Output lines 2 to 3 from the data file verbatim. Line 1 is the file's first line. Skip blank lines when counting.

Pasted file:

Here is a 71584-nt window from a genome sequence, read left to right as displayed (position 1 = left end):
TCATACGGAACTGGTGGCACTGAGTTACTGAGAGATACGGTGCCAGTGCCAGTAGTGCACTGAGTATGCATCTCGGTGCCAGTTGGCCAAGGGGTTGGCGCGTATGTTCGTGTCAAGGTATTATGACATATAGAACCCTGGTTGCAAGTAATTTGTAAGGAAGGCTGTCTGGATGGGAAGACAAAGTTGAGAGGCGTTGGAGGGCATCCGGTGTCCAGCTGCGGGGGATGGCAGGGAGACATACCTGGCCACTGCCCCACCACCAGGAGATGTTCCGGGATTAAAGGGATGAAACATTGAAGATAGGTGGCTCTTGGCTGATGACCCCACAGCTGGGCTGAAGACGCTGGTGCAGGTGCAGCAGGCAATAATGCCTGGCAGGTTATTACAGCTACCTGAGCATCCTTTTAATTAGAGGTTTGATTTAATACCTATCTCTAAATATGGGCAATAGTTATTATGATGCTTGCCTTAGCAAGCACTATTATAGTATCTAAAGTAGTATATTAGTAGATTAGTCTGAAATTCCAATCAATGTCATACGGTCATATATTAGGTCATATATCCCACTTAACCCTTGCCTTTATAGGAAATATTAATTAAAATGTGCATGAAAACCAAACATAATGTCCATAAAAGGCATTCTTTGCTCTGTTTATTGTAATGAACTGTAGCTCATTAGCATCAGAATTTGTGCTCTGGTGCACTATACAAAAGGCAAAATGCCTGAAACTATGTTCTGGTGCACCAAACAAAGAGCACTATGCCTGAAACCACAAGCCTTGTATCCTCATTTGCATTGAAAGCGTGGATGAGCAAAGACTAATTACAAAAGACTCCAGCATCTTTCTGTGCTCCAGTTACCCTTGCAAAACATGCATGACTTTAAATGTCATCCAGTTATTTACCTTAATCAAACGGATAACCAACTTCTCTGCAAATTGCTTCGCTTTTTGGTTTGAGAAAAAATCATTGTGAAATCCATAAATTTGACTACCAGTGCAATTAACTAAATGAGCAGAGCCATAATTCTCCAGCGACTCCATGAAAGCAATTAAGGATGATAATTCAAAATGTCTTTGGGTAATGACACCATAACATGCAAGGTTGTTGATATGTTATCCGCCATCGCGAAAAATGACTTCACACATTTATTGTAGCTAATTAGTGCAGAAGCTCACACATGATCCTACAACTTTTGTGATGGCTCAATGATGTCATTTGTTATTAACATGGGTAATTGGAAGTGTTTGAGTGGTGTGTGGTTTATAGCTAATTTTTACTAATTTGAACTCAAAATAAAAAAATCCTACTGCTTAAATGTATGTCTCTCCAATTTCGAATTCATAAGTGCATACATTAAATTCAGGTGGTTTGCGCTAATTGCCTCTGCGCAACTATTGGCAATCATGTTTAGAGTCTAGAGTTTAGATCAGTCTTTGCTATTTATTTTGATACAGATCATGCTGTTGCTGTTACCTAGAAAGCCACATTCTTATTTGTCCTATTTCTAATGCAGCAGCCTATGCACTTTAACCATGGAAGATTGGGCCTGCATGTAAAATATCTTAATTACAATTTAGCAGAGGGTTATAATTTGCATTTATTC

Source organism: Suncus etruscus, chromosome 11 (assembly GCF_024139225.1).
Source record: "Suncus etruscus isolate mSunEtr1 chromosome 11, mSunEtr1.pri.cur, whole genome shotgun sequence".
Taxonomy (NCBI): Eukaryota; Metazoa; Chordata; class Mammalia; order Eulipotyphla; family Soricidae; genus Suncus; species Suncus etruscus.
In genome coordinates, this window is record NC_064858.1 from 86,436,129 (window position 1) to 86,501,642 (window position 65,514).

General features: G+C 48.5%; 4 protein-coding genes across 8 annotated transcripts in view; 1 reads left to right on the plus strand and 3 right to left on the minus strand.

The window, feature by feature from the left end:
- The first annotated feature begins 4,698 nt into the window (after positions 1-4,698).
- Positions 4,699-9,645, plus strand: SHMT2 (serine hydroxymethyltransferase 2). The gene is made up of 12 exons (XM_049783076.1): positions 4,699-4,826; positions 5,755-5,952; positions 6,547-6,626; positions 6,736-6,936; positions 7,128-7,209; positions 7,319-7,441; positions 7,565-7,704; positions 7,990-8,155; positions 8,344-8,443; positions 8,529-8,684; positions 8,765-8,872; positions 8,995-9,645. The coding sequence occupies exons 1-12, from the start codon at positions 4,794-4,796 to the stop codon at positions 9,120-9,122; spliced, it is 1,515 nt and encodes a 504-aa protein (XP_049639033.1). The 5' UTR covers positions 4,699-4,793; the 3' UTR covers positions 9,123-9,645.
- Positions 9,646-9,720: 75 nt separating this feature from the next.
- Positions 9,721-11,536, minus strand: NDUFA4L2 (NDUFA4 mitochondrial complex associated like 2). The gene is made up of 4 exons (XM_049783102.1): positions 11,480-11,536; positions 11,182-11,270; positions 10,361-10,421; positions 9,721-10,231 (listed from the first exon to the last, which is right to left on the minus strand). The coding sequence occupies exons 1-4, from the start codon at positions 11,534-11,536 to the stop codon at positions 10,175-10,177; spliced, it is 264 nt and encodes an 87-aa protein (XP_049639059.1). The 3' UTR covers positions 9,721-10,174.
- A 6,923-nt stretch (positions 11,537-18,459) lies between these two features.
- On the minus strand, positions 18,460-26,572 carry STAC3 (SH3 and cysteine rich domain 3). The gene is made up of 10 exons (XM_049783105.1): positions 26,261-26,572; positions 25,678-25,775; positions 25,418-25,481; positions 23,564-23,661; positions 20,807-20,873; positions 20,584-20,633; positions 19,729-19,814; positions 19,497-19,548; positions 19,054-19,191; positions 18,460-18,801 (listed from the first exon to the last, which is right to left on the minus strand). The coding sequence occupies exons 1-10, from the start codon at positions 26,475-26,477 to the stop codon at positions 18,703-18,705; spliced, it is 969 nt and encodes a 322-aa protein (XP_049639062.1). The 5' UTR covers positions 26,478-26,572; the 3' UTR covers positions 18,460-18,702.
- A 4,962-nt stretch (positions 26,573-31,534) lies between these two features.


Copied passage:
TCATACGGAACTGGTGGCACTGAGTTACTGAGAGATACGGTGCCAGTGCCAGTAGTGCACTGAGTATGCATCTCGGTGCCAGTTGGCCAAGGGGTTGGCGCGTATGTTCGTGTCAAGGTATTATGACATATAGAACCCTGGTTGCAAGTAATTTGTAAGGAAGGCTGTCTGGATGGGAAGACAAAGTTGAGAGGCGTTGGAGGGCATCCGGTGTCCAGCTGCGGGGGATGGCAGGGAGACATACCTGGCCACTGCCCCACCACCAGGAGATGTTCCGGGATTAAAGGGATGAAACATTGAAGATAGGTGGCTCTTGGCTGATGACCCCACAGCTGGGCTGAAGACGCTGGTGCAGGTGCAGCAGGCAATAATGCCTGGCAGGTTATTACAGCTACCTGAGCATCCTTTTAATTAGAGGTTTGATTTAATACCTATCTCTAAATATGGGCAATAGTTATTATGATGCTTGCCTTAGCAAGCACTATTATAGTATCTAAAGTAGTATATTAGTAGATTAGTCTGAAATTCCAATCAATGTCATACGGTCATATATTAGGTCATATATCCCACTTAACCCTTGCCTTTATAGGAAATATTAATTAAAATGTGCATGAAAACCAAACATAATGTCCATAAAAGGCATTCTTTGCTCTGTTTATTGTAATGAACTGTAGCTCATTAGCATCAGAATTTGTGCTCTGGTGCACTATACAAAAGGCAAAATGCCTGAAACTATGTTCTGGTGCACCAAACAAAGAGCACTATGCCTGAAACCACAAGCCTTGTATCCTCATTTGCATTGAAAGCGTGGATGAGCAAAGACTAATTACAAAAGACTCCAGCATCTTTCTGTGCTCCAGTTACCCTTGCAAAACATGCATGACTTTAAATGTCATCCAGTTATTTACCTTAATCAAACGGATAACCAACTTCTCTGCAAATTGCTTCGCTTTTTGGTTTGAGAAAAAATCATTGTGAAATCCATAAATTTGACTACCAGTGCAATTAACTAAATGAGCAGAGCCATAATTCTCCAGCGACTCCATGAAAGCAATTAAGGATGATAATTCAAAATGTCTTTGGGTAATGACACCATAACATGCAAGGTTGTTGATATGTTATCCGCCATCGCGAAAAATGACTTCACACATTTATTGTAGCTAATTAGTGCAGAAGCTCACACATGATCCTACAACTTTTGTGATGGCTCAATGATGTCATTTGTTATTAACATGGGTAATTGGAAGTGTTTGAGTGGTGTGTGGTTTATAGCTAATTTTTACTAATTTGAACTCAAAATAAAAAAATCCTACTGCTTAAATGTATGTCTCTCCAATTTCGAATTCATAAGTGCATACATTAAATTCAGGTGGTTTGCGCTAATTGCCTCTGCGCAACTATTGGCAATCATGTTTAGAGTCTAGAGTTTAGATCAGTCTTTGCTATTTATTTTGATACAGATCATGCTGTTGCTGTTACCTAGAAAGCCACATTCTTATTTGTCCTATTTCTAATGCAGCAGCCTATGCACTTTAACCATGGAAGATTGGGCCTGCATGTAAAATATCTTAATTACAATTTAGCAGAGGGTTATAATTTGCATTTATTC

Source organism: Suncus etruscus, chromosome 11 (assembly GCF_024139225.1).